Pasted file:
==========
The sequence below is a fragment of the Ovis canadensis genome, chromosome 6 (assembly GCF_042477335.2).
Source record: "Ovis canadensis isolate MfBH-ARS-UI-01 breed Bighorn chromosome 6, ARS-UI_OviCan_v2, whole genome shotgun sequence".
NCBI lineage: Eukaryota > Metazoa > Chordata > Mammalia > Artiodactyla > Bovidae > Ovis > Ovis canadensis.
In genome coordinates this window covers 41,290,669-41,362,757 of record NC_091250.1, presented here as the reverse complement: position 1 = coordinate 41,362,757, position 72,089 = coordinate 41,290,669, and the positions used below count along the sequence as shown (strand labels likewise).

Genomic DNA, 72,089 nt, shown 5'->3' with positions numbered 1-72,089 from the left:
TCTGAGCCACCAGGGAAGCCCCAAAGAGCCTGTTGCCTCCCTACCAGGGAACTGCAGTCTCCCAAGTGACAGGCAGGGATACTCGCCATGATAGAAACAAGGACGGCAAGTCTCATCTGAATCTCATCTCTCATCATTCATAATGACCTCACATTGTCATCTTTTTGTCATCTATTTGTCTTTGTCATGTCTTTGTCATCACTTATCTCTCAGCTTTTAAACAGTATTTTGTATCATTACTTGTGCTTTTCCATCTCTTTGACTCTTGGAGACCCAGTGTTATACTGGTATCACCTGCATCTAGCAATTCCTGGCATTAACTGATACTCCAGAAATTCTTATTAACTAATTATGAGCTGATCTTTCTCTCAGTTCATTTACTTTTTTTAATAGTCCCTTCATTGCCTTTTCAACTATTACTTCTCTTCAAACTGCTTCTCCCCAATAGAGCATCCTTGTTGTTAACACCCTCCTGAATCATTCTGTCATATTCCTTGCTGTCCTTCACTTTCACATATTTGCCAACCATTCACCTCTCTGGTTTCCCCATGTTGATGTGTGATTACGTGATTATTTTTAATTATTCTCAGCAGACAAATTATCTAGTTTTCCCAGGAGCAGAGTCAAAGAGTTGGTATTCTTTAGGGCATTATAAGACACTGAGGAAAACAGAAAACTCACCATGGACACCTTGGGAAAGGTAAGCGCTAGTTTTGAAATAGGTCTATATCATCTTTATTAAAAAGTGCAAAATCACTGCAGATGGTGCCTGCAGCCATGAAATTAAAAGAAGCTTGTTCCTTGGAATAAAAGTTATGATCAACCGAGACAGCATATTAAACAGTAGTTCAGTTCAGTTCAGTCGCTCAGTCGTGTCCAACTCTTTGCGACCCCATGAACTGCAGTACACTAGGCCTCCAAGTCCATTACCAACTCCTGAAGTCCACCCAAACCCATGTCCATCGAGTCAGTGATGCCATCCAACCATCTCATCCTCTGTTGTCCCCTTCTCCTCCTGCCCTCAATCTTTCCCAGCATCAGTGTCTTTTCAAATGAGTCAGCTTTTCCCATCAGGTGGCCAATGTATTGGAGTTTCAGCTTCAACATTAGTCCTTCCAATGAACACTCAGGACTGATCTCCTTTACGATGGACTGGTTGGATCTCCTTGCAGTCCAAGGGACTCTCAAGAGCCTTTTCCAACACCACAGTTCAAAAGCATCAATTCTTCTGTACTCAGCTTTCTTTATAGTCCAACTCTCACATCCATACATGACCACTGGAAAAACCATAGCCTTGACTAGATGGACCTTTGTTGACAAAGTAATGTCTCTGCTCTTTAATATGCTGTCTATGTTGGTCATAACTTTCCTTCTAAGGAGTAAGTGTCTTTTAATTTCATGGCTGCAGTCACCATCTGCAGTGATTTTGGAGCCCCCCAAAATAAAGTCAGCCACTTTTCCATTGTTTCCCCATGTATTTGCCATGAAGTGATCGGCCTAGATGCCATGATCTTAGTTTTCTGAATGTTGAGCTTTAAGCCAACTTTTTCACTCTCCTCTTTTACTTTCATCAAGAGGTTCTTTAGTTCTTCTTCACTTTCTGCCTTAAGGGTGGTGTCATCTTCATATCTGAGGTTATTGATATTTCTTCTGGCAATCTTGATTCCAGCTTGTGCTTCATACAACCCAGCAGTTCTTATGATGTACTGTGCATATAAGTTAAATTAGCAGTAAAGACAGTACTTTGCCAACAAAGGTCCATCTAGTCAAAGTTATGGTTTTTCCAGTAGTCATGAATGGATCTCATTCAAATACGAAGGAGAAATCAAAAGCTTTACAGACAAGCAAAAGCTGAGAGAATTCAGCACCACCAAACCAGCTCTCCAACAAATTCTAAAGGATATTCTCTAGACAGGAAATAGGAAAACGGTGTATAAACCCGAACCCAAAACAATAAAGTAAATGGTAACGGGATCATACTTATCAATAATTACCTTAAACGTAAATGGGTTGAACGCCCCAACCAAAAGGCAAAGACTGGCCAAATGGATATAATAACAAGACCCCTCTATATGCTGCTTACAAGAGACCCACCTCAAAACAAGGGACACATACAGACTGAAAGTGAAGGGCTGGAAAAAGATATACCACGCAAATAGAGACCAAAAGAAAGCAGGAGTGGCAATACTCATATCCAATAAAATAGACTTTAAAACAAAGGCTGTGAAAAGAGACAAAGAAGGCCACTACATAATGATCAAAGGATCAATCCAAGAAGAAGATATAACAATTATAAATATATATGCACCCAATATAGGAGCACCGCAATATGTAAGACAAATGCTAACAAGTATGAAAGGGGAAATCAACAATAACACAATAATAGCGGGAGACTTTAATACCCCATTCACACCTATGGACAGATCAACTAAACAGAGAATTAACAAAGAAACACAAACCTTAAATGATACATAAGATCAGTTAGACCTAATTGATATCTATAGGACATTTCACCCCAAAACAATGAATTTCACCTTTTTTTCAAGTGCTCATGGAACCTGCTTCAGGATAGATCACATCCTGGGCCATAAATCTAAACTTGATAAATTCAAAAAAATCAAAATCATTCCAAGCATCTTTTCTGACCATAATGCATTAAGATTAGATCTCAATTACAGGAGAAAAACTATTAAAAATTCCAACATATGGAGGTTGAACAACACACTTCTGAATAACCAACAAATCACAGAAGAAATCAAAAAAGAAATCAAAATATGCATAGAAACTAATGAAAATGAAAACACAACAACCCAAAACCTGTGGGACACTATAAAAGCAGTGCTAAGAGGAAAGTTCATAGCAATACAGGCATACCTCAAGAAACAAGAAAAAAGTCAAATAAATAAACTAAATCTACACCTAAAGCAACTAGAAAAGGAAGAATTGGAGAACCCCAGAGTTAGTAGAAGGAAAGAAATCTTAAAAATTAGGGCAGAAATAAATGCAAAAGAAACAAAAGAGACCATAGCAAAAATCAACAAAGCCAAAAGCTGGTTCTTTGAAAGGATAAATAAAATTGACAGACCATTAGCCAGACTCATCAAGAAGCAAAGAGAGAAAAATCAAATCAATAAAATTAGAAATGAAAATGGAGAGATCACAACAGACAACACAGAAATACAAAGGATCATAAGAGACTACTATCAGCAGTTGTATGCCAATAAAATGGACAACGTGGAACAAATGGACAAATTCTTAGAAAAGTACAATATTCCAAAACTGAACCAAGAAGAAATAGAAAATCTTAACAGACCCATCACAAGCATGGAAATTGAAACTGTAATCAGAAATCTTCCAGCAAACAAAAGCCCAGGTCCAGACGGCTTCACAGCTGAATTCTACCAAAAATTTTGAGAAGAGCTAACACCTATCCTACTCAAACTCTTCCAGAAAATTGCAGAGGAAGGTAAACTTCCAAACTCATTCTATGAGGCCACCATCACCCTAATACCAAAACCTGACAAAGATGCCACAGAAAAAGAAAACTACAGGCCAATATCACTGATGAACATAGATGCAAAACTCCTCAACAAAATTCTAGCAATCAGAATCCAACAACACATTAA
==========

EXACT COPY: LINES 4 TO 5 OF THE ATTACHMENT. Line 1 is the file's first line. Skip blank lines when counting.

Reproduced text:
In genome coordinates this window covers 41,290,669-41,362,757 of record NC_091250.1, presented here as the reverse complement: position 1 = coordinate 41,362,757, position 72,089 = coordinate 41,290,669, and the positions used below count along the sequence as shown (strand labels likewise).

Genomic DNA, 72,089 nt, shown 5'->3' with positions numbered 1-72,089 from the left: